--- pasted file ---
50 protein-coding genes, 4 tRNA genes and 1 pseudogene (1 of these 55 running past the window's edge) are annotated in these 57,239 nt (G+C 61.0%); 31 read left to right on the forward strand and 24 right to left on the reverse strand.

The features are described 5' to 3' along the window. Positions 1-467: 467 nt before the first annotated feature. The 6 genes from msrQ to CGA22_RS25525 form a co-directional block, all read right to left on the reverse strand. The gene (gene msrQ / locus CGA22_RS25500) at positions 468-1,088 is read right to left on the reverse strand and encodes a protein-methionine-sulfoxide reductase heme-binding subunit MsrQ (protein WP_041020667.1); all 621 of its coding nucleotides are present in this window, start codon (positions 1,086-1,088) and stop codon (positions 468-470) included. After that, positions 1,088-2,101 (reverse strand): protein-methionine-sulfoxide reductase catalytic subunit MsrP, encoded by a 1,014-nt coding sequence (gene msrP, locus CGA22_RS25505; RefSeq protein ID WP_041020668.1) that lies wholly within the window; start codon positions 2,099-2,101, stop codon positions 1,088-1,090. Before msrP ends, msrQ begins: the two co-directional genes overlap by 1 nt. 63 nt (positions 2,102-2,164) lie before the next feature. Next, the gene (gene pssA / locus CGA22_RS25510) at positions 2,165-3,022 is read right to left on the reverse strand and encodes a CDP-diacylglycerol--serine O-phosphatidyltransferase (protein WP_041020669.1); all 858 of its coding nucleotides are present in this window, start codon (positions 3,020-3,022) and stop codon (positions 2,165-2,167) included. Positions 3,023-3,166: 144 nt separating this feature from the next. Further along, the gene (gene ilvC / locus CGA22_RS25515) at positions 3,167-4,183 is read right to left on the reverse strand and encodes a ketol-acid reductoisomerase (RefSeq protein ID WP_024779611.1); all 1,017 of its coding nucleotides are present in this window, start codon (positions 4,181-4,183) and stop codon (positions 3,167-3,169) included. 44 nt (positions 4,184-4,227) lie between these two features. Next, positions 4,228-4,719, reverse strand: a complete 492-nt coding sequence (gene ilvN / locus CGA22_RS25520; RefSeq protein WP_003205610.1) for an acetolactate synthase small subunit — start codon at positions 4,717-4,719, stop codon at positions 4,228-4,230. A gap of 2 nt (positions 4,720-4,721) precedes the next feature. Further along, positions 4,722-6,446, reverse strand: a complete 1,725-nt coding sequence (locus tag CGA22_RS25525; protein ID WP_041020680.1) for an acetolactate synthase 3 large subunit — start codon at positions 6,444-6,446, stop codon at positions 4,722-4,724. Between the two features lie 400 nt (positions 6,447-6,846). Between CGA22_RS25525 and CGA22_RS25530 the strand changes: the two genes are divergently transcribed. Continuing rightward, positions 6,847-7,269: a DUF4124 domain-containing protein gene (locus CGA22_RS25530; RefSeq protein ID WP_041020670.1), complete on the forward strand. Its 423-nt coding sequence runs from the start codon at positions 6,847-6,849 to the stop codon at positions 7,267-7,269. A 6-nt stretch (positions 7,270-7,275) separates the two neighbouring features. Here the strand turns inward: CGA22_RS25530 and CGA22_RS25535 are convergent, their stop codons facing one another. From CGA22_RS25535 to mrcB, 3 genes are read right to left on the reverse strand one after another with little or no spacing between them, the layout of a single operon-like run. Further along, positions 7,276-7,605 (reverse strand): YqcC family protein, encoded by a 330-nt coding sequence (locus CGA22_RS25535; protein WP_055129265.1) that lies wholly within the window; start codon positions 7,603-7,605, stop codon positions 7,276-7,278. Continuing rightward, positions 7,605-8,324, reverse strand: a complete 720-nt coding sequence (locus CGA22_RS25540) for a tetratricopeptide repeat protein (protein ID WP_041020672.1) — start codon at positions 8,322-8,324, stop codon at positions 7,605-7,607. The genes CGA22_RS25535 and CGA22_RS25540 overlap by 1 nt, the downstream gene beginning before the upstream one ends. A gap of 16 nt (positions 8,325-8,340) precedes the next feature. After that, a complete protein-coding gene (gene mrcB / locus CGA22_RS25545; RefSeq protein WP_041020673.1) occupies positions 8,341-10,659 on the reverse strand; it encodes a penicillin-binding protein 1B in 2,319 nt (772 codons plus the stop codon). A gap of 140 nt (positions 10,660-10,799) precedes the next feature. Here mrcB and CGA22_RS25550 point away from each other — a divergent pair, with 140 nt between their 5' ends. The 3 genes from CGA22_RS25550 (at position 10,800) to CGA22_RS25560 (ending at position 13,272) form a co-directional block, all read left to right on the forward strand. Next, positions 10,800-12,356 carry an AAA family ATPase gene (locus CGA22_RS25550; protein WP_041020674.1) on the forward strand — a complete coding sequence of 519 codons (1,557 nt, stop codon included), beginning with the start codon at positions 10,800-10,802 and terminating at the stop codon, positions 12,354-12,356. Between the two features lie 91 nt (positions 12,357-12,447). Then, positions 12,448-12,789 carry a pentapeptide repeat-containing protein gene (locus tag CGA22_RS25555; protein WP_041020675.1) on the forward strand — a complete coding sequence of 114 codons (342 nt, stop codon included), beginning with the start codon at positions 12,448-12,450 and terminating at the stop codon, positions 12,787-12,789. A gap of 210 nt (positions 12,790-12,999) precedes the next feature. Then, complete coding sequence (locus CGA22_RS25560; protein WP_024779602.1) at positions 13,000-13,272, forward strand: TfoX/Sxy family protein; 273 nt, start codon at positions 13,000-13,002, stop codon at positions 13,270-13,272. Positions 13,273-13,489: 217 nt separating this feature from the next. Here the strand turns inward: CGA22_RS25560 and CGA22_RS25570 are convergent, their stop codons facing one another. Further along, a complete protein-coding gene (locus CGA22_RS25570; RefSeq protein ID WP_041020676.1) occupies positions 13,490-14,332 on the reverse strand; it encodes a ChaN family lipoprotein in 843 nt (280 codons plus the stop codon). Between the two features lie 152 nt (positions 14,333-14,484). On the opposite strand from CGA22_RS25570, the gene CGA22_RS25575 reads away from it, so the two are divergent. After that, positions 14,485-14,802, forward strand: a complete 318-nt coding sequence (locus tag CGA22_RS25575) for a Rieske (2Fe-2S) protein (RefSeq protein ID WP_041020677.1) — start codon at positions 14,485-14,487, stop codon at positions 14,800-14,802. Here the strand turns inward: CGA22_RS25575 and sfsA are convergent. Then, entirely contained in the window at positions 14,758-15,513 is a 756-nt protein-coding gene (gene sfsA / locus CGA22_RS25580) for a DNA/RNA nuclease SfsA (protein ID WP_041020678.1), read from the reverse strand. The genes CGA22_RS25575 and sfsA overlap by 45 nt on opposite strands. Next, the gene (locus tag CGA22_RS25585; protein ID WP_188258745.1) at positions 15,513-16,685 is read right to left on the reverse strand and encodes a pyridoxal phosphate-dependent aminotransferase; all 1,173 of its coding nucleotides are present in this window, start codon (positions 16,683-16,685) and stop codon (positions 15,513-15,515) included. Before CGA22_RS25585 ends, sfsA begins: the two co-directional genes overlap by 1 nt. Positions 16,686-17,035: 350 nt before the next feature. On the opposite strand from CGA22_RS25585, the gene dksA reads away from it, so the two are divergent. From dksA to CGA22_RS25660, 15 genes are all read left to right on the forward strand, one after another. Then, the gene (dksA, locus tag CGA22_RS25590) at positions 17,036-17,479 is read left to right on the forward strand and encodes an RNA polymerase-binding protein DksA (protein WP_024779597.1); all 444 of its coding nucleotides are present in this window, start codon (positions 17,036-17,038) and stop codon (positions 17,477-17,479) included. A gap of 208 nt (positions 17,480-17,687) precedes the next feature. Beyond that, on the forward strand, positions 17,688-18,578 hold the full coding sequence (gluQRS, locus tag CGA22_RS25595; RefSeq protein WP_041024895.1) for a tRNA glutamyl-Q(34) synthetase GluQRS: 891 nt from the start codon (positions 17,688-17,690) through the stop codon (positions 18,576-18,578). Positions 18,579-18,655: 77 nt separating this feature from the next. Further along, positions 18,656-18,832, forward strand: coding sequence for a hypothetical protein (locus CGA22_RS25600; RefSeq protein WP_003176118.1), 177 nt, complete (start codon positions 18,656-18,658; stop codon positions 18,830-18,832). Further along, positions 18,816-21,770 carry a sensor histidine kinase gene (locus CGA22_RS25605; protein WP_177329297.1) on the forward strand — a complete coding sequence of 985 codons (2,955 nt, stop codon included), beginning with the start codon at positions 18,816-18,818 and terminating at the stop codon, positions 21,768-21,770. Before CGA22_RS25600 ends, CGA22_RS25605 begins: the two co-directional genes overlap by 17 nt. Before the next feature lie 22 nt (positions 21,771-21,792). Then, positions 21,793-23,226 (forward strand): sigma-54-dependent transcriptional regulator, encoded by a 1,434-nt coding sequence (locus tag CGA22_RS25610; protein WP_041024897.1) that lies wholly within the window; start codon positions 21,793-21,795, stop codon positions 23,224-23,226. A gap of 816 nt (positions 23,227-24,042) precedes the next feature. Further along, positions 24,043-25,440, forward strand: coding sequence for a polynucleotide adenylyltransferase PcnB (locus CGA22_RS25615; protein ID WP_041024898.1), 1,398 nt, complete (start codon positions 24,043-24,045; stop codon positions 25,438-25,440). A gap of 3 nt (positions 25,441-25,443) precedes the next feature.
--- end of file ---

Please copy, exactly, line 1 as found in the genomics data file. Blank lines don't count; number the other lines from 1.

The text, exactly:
50 protein-coding genes, 4 tRNA genes and 1 pseudogene (1 of these 55 running past the window's edge) are annotated in these 57,239 nt (G+C 61.0%); 31 read left to right on the forward strand and 24 right to left on the reverse strand.